31 Dec 93
7-1. Two-dimensional monoliths.
three-dimensional monoliths may be done by
performing several two-dimensional analyses which
capture and envelop the three-dimensional behavior.
a. Lock monoliths that meet the following
requirements can be considered two dimensional for
b. Typically, a three-dimensional analysis will
be performed using finite elements. A three-
(1) The cross section of the monolith, transverse
dimensional finite element analysis of any structure is
to the lock centerline, is constant or nearly constant.
a complicated technique. Caution is required when
performing a three-dimensional analysis, and it should
(2) Loads acting on the monolith do not cause
be performed only by an engineer who is familiar
significant overturning of the monolith in the direc-
with finite elements and with the behavior of the
tion parallel to the lock centerline.
structure being analyzed. In most cases a three-
dimensional finite element analysis is not required
(3) Loads acting on the monolith do not cause
since reasonable results can be obtained through
torsion of the monolith. Torsion is considered to be
several two-dimensional approximations. However,
rotation about a vertical axis through the center of
these approximations also require structural design
gravity of the monolith.
experience, judgment, and insight.
Monoliths which meet these requirements can be
c. If a frame analysis is used for analysis of a
analyzed using a typical strip. Generally, chamber
three-dimensional monolith, strips are modeled using
monoliths, and for some cases culvert valve mono-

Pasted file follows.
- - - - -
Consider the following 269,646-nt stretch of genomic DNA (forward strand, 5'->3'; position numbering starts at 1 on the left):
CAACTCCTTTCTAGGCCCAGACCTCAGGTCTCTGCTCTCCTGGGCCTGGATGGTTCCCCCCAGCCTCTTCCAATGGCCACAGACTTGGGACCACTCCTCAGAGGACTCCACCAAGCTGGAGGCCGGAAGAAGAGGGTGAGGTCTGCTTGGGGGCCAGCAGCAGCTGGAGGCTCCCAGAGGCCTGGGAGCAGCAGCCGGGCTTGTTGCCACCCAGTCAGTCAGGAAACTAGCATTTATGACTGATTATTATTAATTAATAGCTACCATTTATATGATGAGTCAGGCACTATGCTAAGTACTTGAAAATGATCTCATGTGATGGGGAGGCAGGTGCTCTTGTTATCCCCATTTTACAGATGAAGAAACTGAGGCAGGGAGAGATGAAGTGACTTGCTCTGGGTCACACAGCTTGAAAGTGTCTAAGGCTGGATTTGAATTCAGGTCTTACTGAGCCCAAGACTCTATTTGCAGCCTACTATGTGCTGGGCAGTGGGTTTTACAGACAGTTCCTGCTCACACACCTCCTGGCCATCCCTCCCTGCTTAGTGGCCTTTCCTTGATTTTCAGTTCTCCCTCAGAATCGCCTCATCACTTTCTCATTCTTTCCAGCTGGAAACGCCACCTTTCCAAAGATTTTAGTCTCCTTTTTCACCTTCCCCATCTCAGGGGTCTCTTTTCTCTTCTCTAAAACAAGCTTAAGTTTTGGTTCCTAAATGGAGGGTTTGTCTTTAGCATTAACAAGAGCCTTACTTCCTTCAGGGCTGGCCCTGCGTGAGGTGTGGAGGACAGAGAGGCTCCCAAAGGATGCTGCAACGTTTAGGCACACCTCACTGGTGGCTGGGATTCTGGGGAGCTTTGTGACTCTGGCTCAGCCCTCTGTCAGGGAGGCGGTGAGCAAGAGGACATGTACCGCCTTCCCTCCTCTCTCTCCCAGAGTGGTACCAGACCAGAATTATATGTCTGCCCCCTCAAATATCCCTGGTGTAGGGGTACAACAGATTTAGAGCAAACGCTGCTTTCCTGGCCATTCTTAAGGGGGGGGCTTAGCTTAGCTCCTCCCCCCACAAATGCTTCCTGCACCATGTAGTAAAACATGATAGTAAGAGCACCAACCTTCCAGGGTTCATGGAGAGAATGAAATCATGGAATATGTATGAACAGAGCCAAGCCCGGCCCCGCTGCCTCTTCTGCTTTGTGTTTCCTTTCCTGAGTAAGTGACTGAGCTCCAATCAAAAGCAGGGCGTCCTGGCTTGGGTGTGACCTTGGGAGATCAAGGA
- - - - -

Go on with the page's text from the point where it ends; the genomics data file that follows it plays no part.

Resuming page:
a plane frame with in-plane loads and shear loads
liths and intake/discharge, can be considered to act
transferred from adjacent monoliths/strips. Strips in a
two dimensionally. In certain cases the loading and
miter gate monolith exhibit three-dimensional behav-
geometry may be such that some of the above
ior due to increasing bearing pressure towards the
requirements are not completely satisfied but a two-
downstream end of the monolith. The increase is due
dimensional analysis may still be used to accurately
to vertical shears transferred between strips (see
model portions of the monolith.
paragraph 7-3b). Accounting for the shear transferred
between the strips in the two-dimensional model is
b. Much of the analysis of U-frame locks can
essential to obtain stresses which can be compared
be performed using frame analysis methods as
with three-dimensional results. If the shear transfer is
described below. For two-dimensional frame analysis
not properly accounted for within the two-
no additional loads from adjacent monoliths/strips
dimensional model, then it is likely that the loads will
should be applied. Should investigation of a mono-
be unbalanced, particularly if the foundation pressures
lith indicate that a frame analysis is not adequate for
or pile loads applied were obtained from a three-
analysis of the structure (e.g., a monolith which has
walls with a low member length-to-depth ratio), a
finite element analysis should be performed. Typi-
7-3. Frame analysis.
cally, for a finite element analysis of a two-
dimensional structure, a plane strain analysis should
a. General. Frame analysis is the most widely
be performed. Another application of finite element
used engineering tool for analyzing U-frame locks
analysis for two-dimensional analysis is to calibrate
due to its ease and speed of use. Most lock mono-
and verify the results from frame analyses.
liths have complicated geometry, but can be modeled
as a linear elastic plane frame with the use of simpli-
7-2. Three-dimensional monoliths.
fying assumptions. The frames are analyzed using
CWFRAME (Jordan and Dawkins 1990), CFRAME
a. Lock monoliths which do not meet the
(Hartman and Jobst 1983), or other programs. Typi-
requirements for two-dimensional monoliths must be
cally a representative strip is determined for analysis.
analyzed as three-dimensional monoliths. Gate mon-
oliths are usually considered to act three dimension-
ally and in some cases intake/discharge monoliths are
(1) For pile-founded U-frame locks, strip selec-
also considered to act three dimensionally. Since
tion should consider pile spacing, layout pattern,
actual three-dimensional modeling is not a common
stiffness, and batter. For soil-founded locks, a
practice for most designers, analysis of